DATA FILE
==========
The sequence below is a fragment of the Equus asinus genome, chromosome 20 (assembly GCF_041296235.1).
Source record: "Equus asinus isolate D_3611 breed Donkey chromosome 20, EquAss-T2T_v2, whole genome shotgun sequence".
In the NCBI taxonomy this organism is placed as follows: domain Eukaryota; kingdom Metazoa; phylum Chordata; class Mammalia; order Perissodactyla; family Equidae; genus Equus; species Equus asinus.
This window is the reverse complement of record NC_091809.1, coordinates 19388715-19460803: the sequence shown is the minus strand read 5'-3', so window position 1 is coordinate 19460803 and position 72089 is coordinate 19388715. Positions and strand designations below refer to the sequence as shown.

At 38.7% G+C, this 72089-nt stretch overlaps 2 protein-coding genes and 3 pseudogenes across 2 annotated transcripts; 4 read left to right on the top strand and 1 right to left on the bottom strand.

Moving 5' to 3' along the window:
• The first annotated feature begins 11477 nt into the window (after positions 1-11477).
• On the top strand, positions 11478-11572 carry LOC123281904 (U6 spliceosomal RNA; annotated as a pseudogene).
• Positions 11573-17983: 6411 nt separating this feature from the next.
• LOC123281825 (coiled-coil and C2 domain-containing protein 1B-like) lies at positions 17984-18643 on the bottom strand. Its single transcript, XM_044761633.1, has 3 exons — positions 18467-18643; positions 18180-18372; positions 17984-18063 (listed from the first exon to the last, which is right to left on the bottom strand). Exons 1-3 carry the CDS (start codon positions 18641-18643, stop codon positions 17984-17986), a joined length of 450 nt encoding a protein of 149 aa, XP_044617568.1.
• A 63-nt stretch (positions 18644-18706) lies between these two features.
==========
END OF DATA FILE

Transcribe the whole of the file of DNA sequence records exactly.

The sequence below is a fragment of the Equus asinus genome, chromosome 20 (assembly GCF_041296235.1).
Source record: "Equus asinus isolate D_3611 breed Donkey chromosome 20, EquAss-T2T_v2, whole genome shotgun sequence".
In the NCBI taxonomy this organism is placed as follows: domain Eukaryota; kingdom Metazoa; phylum Chordata; class Mammalia; order Perissodactyla; family Equidae; genus Equus; species Equus asinus.
This window is the reverse complement of record NC_091809.1, coordinates 19388715-19460803: the sequence shown is the minus strand read 5'-3', so window position 1 is coordinate 19460803 and position 72089 is coordinate 19388715. Positions and strand designations below refer to the sequence as shown.

At 38.7% G+C, this 72089-nt stretch overlaps 2 protein-coding genes and 3 pseudogenes across 2 annotated transcripts; 4 read left to right on the top strand and 1 right to left on the bottom strand.

Moving 5' to 3' along the window:
• The first annotated feature begins 11477 nt into the window (after positions 1-11477).
• On the top strand, positions 11478-11572 carry LOC123281904 (U6 spliceosomal RNA; annotated as a pseudogene).
• Positions 11573-17983: 6411 nt separating this feature from the next.
• LOC123281825 (coiled-coil and C2 domain-containing protein 1B-like) lies at positions 17984-18643 on the bottom strand. Its single transcript, XM_044761633.1, has 3 exons — positions 18467-18643; positions 18180-18372; positions 17984-18063 (listed from the first exon to the last, which is right to left on the bottom strand). Exons 1-3 carry the CDS (start codon positions 18641-18643, stop codon positions 17984-17986), a joined length of 450 nt encoding a protein of 149 aa, XP_044617568.1.
• A 63-nt stretch (positions 18644-18706) lies between these two features.